In 1898 the church rectory was built costing $3,200. Father Joseph Pontur became the first resident pastor. In 1902, Father J. Eugene Derome became pastor. He improved the church and rectory. He built the hitching sheds to shelter the horses of parishioners attending Mass. He also had a small barn built costing a reported $450. Father Derome remained pastor until 1906.
Between the years 1906 and 1928 not much is known of the activities of St. John’s Church. In 1906 Father Anthime Constantineau was named pastor. In 1907 he was replaced by Father Clarence A Kitts. Then in 1913 came Father Hugh O’Reilly. In 1917 Father Hollis D. Burns was named pastor. Father Raphael A Hoffman was assigned to St. John’s in 1920 and he remained until 1928.
Between 1928 and 1932 St. John’s again became a mission, this time of St. Mary’s of Clayton. Father George Racette, pastor of St. Mary’s, became the Administrator.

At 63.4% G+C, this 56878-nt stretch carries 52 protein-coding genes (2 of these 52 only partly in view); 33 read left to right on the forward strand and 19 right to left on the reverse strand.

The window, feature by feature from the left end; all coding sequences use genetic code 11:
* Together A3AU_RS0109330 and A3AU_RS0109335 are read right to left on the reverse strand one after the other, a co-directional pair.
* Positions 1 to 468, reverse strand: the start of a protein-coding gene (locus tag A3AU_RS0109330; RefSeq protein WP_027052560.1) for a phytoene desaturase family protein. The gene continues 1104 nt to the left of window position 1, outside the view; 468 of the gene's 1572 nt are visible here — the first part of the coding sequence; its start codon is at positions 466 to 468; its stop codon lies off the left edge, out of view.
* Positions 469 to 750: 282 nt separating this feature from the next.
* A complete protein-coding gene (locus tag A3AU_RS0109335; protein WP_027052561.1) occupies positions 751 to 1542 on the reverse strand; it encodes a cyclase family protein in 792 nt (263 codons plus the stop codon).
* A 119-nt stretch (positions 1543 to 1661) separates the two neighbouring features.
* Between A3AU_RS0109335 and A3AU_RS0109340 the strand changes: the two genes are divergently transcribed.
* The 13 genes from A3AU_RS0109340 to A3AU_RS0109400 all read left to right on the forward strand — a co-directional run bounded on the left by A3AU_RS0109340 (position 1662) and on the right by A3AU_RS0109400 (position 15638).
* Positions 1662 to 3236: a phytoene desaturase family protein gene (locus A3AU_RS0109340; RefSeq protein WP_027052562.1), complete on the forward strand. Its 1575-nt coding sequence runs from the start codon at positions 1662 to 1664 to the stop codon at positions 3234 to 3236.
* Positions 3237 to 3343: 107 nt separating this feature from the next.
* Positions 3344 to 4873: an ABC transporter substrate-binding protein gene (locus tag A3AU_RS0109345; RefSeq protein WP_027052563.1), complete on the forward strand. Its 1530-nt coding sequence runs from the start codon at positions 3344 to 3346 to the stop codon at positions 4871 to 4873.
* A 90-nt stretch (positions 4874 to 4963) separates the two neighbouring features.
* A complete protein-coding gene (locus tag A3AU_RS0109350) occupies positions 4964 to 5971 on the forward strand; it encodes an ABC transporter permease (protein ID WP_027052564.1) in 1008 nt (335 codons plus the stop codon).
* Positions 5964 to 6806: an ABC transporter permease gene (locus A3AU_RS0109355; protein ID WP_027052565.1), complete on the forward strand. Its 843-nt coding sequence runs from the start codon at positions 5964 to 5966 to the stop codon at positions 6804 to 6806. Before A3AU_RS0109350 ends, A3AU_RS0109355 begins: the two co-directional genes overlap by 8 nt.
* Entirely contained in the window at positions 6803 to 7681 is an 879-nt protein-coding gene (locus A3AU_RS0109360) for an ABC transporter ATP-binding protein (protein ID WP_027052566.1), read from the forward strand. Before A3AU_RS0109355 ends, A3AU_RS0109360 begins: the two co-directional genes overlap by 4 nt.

In 1932 because of an increase in the number of parishioners, St. John’s regained its status and Father Arthur J. Viau became pastor of St. John’s. In 1934 Father Viau began building the Shrine to Our Lady of Lourdes, which was opened to the public in 1940. Between 1954 and 1964 not much activity was recorded. Father Howard P. McCasland was pastor from 1954 until Father John M. Crable was assigned in 1962. During part of 1964 Lawrence E. Cotter and Father Joseph F. Quinn became Administrators.
For the latter part of 1964 Father Louis Gardner was appointed pastor. During his time at St. John’s, in May of 1966 plans were made for a parish hall. On October 1967 the parish hall was dedicated. In 1969 Father Normand C. Cote became pastor. In 1972 Father Lawrence E. Mallette was assigned to St. John’s and in 1973 came Father Gilber Faucher. When Father Faucher retired in 1981, Father Patrick O’Reilly became the last resident Pastor.